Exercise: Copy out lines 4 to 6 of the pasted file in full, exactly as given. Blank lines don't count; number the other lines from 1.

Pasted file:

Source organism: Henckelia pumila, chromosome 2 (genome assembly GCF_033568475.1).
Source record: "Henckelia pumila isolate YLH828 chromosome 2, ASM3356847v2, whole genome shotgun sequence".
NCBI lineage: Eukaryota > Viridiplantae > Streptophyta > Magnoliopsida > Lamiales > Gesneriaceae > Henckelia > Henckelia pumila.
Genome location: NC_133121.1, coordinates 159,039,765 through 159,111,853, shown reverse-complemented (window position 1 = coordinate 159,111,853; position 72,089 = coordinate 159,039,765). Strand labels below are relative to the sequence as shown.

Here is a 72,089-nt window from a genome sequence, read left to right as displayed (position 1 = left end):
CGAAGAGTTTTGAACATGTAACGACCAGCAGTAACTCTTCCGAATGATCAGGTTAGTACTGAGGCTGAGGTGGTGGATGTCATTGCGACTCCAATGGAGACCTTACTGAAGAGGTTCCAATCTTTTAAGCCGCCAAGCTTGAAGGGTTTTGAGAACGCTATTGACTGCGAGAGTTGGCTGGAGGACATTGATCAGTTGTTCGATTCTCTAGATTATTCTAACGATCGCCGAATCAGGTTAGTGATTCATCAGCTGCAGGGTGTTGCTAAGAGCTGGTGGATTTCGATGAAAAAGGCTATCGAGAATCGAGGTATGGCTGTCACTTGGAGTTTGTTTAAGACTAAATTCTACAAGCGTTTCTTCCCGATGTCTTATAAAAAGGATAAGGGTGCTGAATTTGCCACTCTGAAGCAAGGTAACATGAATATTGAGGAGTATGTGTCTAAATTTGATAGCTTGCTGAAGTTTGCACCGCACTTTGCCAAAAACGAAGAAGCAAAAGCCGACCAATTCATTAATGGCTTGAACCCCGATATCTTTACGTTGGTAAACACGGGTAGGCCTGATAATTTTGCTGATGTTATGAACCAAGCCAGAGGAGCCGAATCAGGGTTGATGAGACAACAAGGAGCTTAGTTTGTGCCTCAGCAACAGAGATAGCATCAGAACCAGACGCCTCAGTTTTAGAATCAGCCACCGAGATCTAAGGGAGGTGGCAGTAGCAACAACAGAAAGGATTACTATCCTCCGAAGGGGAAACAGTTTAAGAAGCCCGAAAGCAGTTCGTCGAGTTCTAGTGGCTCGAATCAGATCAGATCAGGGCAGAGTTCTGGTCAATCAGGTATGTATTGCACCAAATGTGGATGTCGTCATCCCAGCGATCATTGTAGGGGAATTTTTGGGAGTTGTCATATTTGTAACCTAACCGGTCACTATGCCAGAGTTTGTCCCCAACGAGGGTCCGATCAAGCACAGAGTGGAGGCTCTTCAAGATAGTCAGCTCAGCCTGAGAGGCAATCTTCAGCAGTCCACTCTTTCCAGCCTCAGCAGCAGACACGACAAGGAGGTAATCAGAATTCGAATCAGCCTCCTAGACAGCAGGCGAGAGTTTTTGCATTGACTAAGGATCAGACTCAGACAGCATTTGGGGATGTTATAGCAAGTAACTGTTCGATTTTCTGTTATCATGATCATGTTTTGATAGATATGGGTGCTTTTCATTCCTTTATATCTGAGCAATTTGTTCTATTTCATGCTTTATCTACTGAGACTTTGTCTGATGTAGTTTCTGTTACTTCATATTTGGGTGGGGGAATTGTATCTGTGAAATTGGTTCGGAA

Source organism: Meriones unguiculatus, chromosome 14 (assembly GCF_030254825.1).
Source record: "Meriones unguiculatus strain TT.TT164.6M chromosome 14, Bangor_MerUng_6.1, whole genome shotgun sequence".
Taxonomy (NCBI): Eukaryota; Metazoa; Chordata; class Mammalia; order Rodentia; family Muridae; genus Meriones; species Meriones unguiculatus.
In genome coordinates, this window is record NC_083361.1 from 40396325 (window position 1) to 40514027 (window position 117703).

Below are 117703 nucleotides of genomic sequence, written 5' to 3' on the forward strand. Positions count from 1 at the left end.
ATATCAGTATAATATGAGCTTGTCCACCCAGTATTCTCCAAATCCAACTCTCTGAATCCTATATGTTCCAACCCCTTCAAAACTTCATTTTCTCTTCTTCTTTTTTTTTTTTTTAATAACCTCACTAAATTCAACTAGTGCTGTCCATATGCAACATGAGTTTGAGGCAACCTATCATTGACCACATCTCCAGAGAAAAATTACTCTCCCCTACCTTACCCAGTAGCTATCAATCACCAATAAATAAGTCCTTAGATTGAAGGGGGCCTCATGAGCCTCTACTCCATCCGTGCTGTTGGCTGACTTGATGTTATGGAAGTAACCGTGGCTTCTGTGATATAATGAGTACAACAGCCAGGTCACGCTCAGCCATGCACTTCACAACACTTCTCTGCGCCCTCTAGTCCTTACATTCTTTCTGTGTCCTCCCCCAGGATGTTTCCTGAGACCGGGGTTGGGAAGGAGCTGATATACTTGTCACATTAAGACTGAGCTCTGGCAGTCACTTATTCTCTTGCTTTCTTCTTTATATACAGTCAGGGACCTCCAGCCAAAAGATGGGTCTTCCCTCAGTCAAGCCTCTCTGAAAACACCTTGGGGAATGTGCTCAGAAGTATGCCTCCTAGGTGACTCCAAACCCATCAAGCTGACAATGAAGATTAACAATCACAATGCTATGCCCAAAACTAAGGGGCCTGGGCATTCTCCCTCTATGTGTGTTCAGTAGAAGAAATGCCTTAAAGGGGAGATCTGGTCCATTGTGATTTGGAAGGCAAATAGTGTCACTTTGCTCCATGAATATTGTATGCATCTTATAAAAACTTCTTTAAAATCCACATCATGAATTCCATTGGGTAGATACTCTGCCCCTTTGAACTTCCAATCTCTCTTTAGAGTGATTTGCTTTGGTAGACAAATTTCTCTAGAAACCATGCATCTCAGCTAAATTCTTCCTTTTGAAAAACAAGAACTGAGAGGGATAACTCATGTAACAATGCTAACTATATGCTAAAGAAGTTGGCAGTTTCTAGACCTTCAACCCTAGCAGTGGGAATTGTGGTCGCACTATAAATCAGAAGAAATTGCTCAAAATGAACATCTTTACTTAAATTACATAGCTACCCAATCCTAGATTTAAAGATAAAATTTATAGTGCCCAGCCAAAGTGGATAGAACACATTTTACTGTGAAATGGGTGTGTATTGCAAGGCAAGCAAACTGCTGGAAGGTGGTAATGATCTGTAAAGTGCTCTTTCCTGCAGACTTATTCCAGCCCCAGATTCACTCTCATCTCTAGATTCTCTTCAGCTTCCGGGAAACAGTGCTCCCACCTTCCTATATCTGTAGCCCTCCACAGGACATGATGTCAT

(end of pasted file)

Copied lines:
Genome location: NC_133121.1, coordinates 159,039,765 through 159,111,853, shown reverse-complemented (window position 1 = coordinate 159,111,853; position 72,089 = coordinate 159,039,765). Strand labels below are relative to the sequence as shown.

Here is a 72,089-nt window from a genome sequence, read left to right as displayed (position 1 = left end):
CGAAGAGTTTTGAACATGTAACGACCAGCAGTAACTCTTCCGAATGATCAGGTTAGTACTGAGGCTGAGGTGGTGGATGTCATTGCGACTCCAATGGAGACCTTACTGAAGAGGTTCCAATCTTTTAAGCCGCCAAGCTTGAAGGGTTTTGAGAACGCTATTGACTGCGAGAGTTGGCTGGAGGACATTGATCAGTTGTTCGATTCTCTAGATTATTCTAACGATCGCCGAATCAGGTTAGTGATTCATCAGCTGCAGGGTGTTGCTAAGAGCTGGTGGATTTCGATGAAAAAGGCTATCGAGAATCGAGGTATGGCTGTCACTTGGAGTTTGTTTAAGACTAAATTCTACAAGCGTTTCTTCCCGATGTCTTATAAAAAGGATAAGGGTGCTGAATTTGCCACTCTGAAGCAAGGTAACATGAATATTGAGGAGTATGTGTCTAAATTTGATAGCTTGCTGAAGTTTGCACCGCACTTTGCCAAAAACGAAGAAGCAAAAGCCGACCAATTCATTAATGGCTTGAACCCCGATATCTTTACGTTGGTAAACACGGGTAGGCCTGATAATTTTGCTGATGTTATGAACCAAGCCAGAGGAGCCGAATCAGGGTTGATGAGACAACAAGGAGCTTAGTTTGTGCCTCAGCAACAGAGATAGCATCAGAACCAGACGCCTCAGTTTTAGAATCAGCCACCGAGATCTAAGGGAGGTGGCAGTAGCAACAACAGAAAGGATTACTATCCTCCGAAGGGGAAACAGTTTAAGAAGCCCGAAAGCAGTTCGTCGAGTTCTAGTGGCTCGAATCAGATCAGATCAGGGCAGAGTTCTGGTCAATCAGGTATGTATTGCACCAAATGTGGATGTCGTCATCCCAGCGATCATTGTAGGGGAATTTTTGGGAGTTGTCATATTTGTAACCTAACCGGTCACTATGCCAGAGTTTGTCCCCAACGAGGGTCCGATCAAGCACAGAGTGGAGGCTCTTCAAGATAGTCAGCTCAGCCTGAGAGGCAATCTTCAGCAGTCCACTCTTTCCAGCCTCAGCAGCAGACACGACAAGGAGGTAATCAGAATTCGAATCAGCCTCCTAGACAGCAGGCGAGAGTTTTTGCATTGACTAAGGATCAGACTCAGACAGCATTTGGGGATGTTATAGCAAGTAACTGTTCGATTTTCTGTTATCATGATCATGTTTTGATAGATATGGGTGCTTTTCATTCCTTTATATCTGAGCAATTTGTTCTATTTCATGCTTTATCTACTGAGACTTTGTCTGATGTAGTTTCTGTTACTTCATATTTGGGTGGGGGAATTGTATCTGTGAAATTGGTTCGGAA